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CEO for the Next Gen: Jen Stancil, leads Glazer Children's Museum

Glazer Children’s Museum CEO Jennifer Stancil hopes to build on the number of visitors, about 215,000 last year. “We are trying to position ourselves to age up with our visitors,” she said.
Glazer Children’s Museum CEO Jennifer Stancil hopes to build on the number of visitors, about 215,000 last year. “We are trying to position ourselves to age up with our visitors,” she said.
Published Apr. 14, 2016

TAMPA — Jennifer Stancil is that cool mom who flashes the newest apps and plays the latest games.

As the new Glazer Children's Museum president and CEO, she's presenting her latest game to more than just the kids in her neighborhood.

Stancil brings the Situated Multimedia Art Learning Lab (SMALLabs), developed at Arizona State University, to the museum this month and it will allow visitors of all ages to enjoy an embodied-learning exhibit loaded with hundreds of interactive game-based scenarios— from learning the ABCs to chemical titrations — with the help of 12 motion-capture cameras.

"We're the first children's museum to have SMALLabs," she said. "You feel like a game piece inside an iPad.

"You're a fraction, a paintbrush, a molecule."

Such brain-building — and revenue producing — science, technology, engineering, art and math (STEAM) programs make her a leader in incorporating technology in early play experiences at traditionally tech-free children's museums.

"I'm a huge techie," said Stancil, 45, who answered a headhunter's call to fill a year-long vacancy, arriving in November and immediately launching the Arts + Bots exhibit combining crafts, robotic and gaming activities for tots.

Featuring more technology will help expand the target 0-to-10 age range by engaging teens, parents and grandparents, Stancil said. She has a standing offer to young professional groups and start-ups to use the museum for meeting and civic space.

"We are trying to position ourselves to age up with our visitors," she said. "I want every experience to feel different, based on you the visitor, the creator, the innovator."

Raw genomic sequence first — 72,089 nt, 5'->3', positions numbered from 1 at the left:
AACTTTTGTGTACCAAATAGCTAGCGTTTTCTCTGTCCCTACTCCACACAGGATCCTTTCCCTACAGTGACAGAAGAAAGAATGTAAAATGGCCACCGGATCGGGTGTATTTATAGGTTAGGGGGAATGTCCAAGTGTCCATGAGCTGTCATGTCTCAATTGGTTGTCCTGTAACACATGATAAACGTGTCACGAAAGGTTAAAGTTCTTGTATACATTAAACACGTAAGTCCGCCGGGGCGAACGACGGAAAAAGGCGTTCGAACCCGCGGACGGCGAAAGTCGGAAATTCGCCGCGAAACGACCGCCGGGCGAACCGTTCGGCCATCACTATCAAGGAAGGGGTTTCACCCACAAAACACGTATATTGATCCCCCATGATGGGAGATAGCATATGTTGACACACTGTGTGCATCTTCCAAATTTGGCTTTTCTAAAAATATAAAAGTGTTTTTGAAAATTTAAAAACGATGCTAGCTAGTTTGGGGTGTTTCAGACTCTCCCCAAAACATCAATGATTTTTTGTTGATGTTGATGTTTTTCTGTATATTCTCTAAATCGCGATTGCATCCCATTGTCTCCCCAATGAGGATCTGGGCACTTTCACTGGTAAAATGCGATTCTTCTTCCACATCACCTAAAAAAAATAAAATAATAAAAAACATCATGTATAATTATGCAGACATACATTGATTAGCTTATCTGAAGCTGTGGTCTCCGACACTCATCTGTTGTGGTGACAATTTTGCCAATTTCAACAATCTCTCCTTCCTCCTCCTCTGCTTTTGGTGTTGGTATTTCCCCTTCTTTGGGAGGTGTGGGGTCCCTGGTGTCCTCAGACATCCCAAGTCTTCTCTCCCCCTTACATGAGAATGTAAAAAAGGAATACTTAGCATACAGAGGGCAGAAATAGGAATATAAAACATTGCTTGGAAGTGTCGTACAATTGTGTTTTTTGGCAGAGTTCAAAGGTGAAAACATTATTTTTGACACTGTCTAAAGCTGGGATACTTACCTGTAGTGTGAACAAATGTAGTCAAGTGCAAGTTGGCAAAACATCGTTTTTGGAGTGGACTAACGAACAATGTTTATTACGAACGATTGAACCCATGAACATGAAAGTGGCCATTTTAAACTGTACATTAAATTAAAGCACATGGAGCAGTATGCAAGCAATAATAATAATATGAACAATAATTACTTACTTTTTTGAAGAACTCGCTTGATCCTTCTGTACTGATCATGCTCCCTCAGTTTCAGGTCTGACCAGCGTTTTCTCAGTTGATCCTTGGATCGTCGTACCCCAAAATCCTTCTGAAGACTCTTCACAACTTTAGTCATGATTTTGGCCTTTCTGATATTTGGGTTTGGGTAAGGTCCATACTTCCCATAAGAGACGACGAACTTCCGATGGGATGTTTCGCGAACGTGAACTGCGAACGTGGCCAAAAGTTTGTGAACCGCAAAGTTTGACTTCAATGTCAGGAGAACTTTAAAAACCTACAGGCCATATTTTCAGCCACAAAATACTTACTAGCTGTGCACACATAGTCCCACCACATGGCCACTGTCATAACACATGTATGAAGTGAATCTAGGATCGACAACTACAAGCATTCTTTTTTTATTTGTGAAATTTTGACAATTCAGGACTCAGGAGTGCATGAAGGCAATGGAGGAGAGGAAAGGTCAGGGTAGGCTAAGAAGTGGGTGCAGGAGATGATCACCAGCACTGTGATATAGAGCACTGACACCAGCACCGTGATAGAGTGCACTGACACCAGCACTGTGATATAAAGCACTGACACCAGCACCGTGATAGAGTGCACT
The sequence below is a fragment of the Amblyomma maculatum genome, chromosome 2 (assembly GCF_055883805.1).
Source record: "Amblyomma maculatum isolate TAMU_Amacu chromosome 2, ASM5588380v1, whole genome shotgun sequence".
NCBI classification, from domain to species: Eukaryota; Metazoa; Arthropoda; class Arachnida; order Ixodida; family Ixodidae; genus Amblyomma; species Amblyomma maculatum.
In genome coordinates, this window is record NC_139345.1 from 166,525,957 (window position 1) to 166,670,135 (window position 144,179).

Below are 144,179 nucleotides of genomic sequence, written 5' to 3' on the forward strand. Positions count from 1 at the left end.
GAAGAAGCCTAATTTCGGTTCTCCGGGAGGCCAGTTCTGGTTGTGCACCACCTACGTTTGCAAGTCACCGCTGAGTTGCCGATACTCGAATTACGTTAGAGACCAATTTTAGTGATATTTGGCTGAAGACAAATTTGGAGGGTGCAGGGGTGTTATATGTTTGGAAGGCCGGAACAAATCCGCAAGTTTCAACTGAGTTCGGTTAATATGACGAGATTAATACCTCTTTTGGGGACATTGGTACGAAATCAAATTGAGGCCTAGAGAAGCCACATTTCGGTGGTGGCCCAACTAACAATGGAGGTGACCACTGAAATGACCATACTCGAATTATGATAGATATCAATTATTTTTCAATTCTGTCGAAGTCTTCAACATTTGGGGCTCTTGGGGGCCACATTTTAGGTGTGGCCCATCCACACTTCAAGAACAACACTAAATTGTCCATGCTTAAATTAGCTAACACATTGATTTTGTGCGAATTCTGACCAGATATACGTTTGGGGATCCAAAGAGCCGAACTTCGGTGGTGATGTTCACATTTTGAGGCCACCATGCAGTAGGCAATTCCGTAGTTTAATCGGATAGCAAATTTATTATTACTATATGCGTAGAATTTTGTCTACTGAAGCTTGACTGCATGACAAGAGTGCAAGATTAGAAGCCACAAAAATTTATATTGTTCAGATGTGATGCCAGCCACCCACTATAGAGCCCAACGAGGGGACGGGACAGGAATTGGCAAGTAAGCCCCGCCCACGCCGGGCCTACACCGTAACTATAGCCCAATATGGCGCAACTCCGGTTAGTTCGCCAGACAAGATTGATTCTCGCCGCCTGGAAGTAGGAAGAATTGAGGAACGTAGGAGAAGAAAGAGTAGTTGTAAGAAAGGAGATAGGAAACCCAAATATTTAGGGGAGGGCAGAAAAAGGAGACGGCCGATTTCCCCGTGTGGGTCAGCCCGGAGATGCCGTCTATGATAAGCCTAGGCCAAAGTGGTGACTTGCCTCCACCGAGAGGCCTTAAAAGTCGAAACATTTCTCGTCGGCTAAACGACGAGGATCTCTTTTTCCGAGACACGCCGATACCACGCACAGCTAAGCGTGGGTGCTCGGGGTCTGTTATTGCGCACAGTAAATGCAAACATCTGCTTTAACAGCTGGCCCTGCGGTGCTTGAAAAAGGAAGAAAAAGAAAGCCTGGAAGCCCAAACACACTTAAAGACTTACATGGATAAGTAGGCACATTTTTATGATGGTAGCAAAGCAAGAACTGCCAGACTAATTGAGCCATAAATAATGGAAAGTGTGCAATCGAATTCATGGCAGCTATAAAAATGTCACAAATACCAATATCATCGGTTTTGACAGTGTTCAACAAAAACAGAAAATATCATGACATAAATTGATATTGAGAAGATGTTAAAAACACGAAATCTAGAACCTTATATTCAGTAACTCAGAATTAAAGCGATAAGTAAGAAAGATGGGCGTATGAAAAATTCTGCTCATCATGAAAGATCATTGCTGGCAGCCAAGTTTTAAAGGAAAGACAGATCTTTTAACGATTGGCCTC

Stancil hopes to build on the number of visitors, about 215,000 last year, including summer campers in conjunction with the YMCA. SMALLabs will help, and in the process, it will serve as the sole Pre-K test center. Games created in Tampa will be exported to 65 sites around the world.

Increased visibility is a top priority for board chairman Ian Smith, who praised Stancil's energetic and comprehensive vision for the downtown Tampa facility.

"We were looking for someone to set the museum on a brand new and brilliant future," Smith said. "Someone with the leadership, knowledge and passion to see what we could be, a cornerstone of the Tampa bay community."

Stancil, who oversees a staff of 17, plus 17 part-time employees, and a $3.3 million annual budget, refers to the museum as "a 360-business with a triple bottom line.

"First, the mission, to be essential to every child. Second, the business, making money … an economic driver. And third, community, being a true gem and partner."

To the latter, Stancil sought out her fellow cultural executive directors, "to discuss aggregating impact.

"How do we capitalize the downtown cultural corridor? How can a child learn here, then move onto the Florida Aquarium, then take in a performance at the Straz Center?"

Stancil answers her own question: "We watch what our constituents want. We stay in our own lane but we lift everybody's boat."

Growing up in Lincoln, Neb., Stancil studied human biology, animal behavior and mathematical modeling, never doubting she would become a doctor, but a post-graduation road trip to multiple museums steered her towards a different path for her creative and scientific aptitudes: museum education.

She built her resume with stops at the Red Mountain Museum, now the McWane Science Center, in Birmingham, Ala., and the Marbles Kids Museum in Raleigh, N.C., where she met her husband John in 2004. Since moving to Tampa, John is a stay-at-home dad with their daughter, Avery Grace, 9, who attends third grade.

The family spent the previous 10 years in Pittsburgh, where Stancil directed the Girls Math & Science Partnership, part of the Carnegie Science Center to promote technology careers.

There, she won awards for two collaborations: Brain.cake.org (renamed CanTeenGirl.org), a math and science game website, and Click!, a summer program designed as a spy school.

Such achievements drew Stancil to the attention of PBS affiliate, WQED Multimedia, where she was named executive director of Educational Partnerships in 2010.

Its lure: the thrill of broadcasting from the home of Sesame Street and Mister Rogers Neighborhood, "with free range to create anything I wanted."

Stancil succeeded on multiple platforms with the creation of the iQ:smartmedia brand which features iQzoo.org; iQKidsRadio and iQ:smartparent, a 30-minute TV show on healthy media usage: apps, tablets, phones and the web.

The talk show, now broadcast by PBS affilitates in 27 states, won an Emmy for season two in September 2015.

All of Stancil's accomplishments have created great excitement among the museum leaders, including benefactor Bryan Glazer.

"Jen's combination background of education and entertainment is tremendous," Glazer said, "out of the traditional mold."

Stancil likes the fit, too.

"I've been teaching since I was 18," Stancil said, "and obsessed with being a scientist since I was 12.

"Now look at this trajectory… I get to do a job that is essential to who I am. I get to wear a suit of my own skin."

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